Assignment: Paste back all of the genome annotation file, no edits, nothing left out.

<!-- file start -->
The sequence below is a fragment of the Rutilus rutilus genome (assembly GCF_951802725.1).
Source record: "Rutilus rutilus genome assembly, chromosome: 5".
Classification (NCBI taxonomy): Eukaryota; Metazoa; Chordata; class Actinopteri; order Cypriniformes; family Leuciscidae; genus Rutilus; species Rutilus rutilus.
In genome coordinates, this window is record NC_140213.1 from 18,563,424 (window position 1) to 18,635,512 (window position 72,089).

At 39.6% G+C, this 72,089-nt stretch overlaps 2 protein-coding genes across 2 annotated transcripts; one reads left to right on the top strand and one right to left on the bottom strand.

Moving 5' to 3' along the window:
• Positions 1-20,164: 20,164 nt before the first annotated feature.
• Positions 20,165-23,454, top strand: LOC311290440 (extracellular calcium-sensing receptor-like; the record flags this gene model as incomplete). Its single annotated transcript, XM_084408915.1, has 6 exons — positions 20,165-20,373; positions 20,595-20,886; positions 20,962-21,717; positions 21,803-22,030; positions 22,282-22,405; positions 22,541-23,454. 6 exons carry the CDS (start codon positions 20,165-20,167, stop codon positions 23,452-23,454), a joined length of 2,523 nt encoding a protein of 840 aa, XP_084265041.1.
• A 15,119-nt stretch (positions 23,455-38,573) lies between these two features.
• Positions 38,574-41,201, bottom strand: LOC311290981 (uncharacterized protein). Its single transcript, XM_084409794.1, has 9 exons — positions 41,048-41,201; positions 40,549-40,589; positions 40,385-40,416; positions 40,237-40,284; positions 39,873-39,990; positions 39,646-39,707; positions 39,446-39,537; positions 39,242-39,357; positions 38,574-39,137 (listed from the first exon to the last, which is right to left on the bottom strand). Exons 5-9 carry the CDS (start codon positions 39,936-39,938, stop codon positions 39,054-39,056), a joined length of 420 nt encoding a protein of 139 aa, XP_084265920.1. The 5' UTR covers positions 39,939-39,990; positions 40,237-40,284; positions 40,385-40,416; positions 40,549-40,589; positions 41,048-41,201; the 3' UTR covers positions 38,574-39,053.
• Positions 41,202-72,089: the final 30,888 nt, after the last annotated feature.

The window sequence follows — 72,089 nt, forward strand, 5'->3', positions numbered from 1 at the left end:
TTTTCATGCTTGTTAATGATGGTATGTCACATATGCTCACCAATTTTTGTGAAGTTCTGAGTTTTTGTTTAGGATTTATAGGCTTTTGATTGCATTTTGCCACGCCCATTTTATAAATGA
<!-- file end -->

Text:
The sequence below is a fragment of the Rutilus rutilus genome (assembly GCF_951802725.1).
Source record: "Rutilus rutilus genome assembly, chromosome: 5".
Classification (NCBI taxonomy): Eukaryota; Metazoa; Chordata; class Actinopteri; order Cypriniformes; family Leuciscidae; genus Rutilus; species Rutilus rutilus.
In genome coordinates, this window is record NC_140213.1 from 18,563,424 (window position 1) to 18,635,512 (window position 72,089).

At 39.6% G+C, this 72,089-nt stretch overlaps 2 protein-coding genes across 2 annotated transcripts; one reads left to right on the top strand and one right to left on the bottom strand.

Moving 5' to 3' along the window:
• Positions 1-20,164: 20,164 nt before the first annotated feature.
• Positions 20,165-23,454, top strand: LOC311290440 (extracellular calcium-sensing receptor-like; the record flags this gene model as incomplete). Its single annotated transcript, XM_084408915.1, has 6 exons — positions 20,165-20,373; positions 20,595-20,886; positions 20,962-21,717; positions 21,803-22,030; positions 22,282-22,405; positions 22,541-23,454. 6 exons carry the CDS (start codon positions 20,165-20,167, stop codon positions 23,452-23,454), a joined length of 2,523 nt encoding a protein of 840 aa, XP_084265041.1.
• A 15,119-nt stretch (positions 23,455-38,573) lies between these two features.
• Positions 38,574-41,201, bottom strand: LOC311290981 (uncharacterized protein). Its single transcript, XM_084409794.1, has 9 exons — positions 41,048-41,201; positions 40,549-40,589; positions 40,385-40,416; positions 40,237-40,284; positions 39,873-39,990; positions 39,646-39,707; positions 39,446-39,537; positions 39,242-39,357; positions 38,574-39,137 (listed from the first exon to the last, which is right to left on the bottom strand). Exons 5-9 carry the CDS (start codon positions 39,936-39,938, stop codon positions 39,054-39,056), a joined length of 420 nt encoding a protein of 139 aa, XP_084265920.1. The 5' UTR covers positions 39,939-39,990; positions 40,237-40,284; positions 40,385-40,416; positions 40,549-40,589; positions 41,048-41,201; the 3' UTR covers positions 38,574-39,053.
• Positions 41,202-72,089: the final 30,888 nt, after the last annotated feature.

The window sequence follows — 72,089 nt, forward strand, 5'->3', positions numbered from 1 at the left end:
TTTTCATGCTTGTTAATGATGGTATGTCACATATGCTCACCAATTTTTGTGAAGTTCTGAGTTTTTGTTTAGGATTTATAGGCTTTTGATTGCATTTTGCCACGCCCATTTTATAAATGA